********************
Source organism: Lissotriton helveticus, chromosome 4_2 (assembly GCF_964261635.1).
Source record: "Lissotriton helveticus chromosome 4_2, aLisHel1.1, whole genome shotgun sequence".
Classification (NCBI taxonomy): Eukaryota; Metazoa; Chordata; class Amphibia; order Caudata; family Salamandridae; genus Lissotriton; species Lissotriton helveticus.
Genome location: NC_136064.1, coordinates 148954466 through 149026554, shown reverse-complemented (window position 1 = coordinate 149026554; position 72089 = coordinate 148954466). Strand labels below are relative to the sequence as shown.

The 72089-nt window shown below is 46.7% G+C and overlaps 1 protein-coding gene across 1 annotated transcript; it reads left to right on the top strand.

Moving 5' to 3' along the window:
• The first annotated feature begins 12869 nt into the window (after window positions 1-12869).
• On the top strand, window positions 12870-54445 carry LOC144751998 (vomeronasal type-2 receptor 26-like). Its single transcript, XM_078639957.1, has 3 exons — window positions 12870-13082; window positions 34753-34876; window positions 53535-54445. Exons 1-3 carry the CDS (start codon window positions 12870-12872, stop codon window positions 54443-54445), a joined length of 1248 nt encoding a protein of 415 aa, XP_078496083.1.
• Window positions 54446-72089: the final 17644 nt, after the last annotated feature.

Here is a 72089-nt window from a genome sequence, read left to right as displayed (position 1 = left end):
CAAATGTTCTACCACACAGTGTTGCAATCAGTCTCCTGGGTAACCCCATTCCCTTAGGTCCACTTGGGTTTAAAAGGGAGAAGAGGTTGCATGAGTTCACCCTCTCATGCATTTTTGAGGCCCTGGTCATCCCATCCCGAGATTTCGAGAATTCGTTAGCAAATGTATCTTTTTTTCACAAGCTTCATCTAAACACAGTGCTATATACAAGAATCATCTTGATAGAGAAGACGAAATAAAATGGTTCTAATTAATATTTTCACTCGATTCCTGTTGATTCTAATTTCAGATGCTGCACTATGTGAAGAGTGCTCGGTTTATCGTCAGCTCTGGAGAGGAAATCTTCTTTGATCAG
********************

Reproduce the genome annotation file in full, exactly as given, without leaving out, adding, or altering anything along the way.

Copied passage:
Source organism: Lissotriton helveticus, chromosome 4_2 (assembly GCF_964261635.1).
Source record: "Lissotriton helveticus chromosome 4_2, aLisHel1.1, whole genome shotgun sequence".
Classification (NCBI taxonomy): Eukaryota; Metazoa; Chordata; class Amphibia; order Caudata; family Salamandridae; genus Lissotriton; species Lissotriton helveticus.
Genome location: NC_136064.1, coordinates 148954466 through 149026554, shown reverse-complemented (window position 1 = coordinate 149026554; position 72089 = coordinate 148954466). Strand labels below are relative to the sequence as shown.

The 72089-nt window shown below is 46.7% G+C and overlaps 1 protein-coding gene across 1 annotated transcript; it reads left to right on the top strand.

Moving 5' to 3' along the window:
• The first annotated feature begins 12869 nt into the window (after window positions 1-12869).
• On the top strand, window positions 12870-54445 carry LOC144751998 (vomeronasal type-2 receptor 26-like). Its single transcript, XM_078639957.1, has 3 exons — window positions 12870-13082; window positions 34753-34876; window positions 53535-54445. Exons 1-3 carry the CDS (start codon window positions 12870-12872, stop codon window positions 54443-54445), a joined length of 1248 nt encoding a protein of 415 aa, XP_078496083.1.
• Window positions 54446-72089: the final 17644 nt, after the last annotated feature.

Here is a 72089-nt window from a genome sequence, read left to right as displayed (position 1 = left end):
CAAATGTTCTACCACACAGTGTTGCAATCAGTCTCCTGGGTAACCCCATTCCCTTAGGTCCACTTGGGTTTAAAAGGGAGAAGAGGTTGCATGAGTTCACCCTCTCATGCATTTTTGAGGCCCTGGTCATCCCATCCCGAGATTTCGAGAATTCGTTAGCAAATGTATCTTTTTTTCACAAGCTTCATCTAAACACAGTGCTATATACAAGAATCATCTTGATAGAGAAGACGAAATAAAATGGTTCTAATTAATATTTTCACTCGATTCCTGTTGATTCTAATTTCAGATGCTGCACTATGTGAAGAGTGCTCGGTTTATCGTCAGCTCTGGAGAGGAAATCTTCTTTGATCAG